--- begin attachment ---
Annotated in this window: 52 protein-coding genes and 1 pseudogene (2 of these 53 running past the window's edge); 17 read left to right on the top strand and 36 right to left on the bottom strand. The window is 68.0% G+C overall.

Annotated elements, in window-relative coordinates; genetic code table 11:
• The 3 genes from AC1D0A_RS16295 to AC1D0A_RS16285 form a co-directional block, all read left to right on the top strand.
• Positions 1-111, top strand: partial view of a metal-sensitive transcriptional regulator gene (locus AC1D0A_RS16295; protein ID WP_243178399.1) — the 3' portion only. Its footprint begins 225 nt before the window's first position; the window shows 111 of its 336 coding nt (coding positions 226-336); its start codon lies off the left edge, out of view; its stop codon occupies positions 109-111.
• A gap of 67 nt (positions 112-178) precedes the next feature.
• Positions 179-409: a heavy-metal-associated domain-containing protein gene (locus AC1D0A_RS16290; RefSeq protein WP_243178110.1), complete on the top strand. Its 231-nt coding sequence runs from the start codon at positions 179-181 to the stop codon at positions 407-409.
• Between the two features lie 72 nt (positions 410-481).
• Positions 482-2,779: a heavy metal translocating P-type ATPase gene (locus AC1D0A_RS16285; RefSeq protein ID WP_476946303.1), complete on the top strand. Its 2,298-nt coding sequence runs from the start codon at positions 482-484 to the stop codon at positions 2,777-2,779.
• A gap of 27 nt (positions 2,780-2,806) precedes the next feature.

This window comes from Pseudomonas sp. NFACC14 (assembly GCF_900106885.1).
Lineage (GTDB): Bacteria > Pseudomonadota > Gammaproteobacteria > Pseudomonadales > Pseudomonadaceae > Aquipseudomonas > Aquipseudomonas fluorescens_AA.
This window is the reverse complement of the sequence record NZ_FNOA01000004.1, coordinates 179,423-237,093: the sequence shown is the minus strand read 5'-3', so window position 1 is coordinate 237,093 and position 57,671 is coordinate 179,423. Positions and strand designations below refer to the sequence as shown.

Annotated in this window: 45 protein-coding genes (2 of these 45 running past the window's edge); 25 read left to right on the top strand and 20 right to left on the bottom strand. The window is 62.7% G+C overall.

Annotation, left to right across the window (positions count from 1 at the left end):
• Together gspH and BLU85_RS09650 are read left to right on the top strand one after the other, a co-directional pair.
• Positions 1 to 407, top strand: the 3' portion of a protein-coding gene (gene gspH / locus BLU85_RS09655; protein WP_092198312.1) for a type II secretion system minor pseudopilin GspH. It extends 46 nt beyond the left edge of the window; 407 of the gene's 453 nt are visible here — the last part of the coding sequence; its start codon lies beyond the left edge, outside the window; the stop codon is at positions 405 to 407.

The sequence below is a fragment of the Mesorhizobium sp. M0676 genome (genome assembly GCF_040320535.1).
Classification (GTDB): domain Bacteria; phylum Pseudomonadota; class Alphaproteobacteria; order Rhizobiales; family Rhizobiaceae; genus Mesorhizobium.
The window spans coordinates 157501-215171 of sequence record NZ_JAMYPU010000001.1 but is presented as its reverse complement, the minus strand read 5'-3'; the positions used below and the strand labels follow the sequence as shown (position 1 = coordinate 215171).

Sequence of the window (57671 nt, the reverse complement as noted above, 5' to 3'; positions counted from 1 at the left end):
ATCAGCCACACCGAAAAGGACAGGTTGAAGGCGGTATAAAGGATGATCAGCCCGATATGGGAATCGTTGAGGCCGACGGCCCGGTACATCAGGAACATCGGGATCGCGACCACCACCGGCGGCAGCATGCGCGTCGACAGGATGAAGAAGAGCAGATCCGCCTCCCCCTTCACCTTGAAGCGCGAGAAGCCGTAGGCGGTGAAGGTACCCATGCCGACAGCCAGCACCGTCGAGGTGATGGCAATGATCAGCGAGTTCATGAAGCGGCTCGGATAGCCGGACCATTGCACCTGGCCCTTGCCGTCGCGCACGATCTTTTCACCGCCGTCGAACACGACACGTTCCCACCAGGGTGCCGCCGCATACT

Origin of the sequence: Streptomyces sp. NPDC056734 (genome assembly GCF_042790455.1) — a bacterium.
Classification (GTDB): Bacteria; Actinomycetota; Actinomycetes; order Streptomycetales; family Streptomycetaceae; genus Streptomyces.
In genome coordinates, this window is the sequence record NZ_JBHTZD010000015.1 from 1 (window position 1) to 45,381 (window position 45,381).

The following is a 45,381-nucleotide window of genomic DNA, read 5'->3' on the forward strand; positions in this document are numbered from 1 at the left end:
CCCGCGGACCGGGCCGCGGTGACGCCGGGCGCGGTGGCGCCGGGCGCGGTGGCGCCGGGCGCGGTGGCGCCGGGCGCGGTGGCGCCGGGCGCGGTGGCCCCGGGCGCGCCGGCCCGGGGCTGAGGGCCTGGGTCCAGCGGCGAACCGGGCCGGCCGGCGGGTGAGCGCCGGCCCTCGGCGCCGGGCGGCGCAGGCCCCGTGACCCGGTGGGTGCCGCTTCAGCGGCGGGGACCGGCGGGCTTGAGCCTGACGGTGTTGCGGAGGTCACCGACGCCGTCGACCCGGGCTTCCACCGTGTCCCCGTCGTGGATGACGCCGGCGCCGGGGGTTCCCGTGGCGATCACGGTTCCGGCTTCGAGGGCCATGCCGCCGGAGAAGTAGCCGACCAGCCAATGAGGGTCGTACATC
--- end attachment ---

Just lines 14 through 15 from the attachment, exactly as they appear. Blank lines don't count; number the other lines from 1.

Annotation, left to right across the window (positions count from 1 at the left end):
• Together gspH and BLU85_RS09650 are read left to right on the top strand one after the other, a co-directional pair.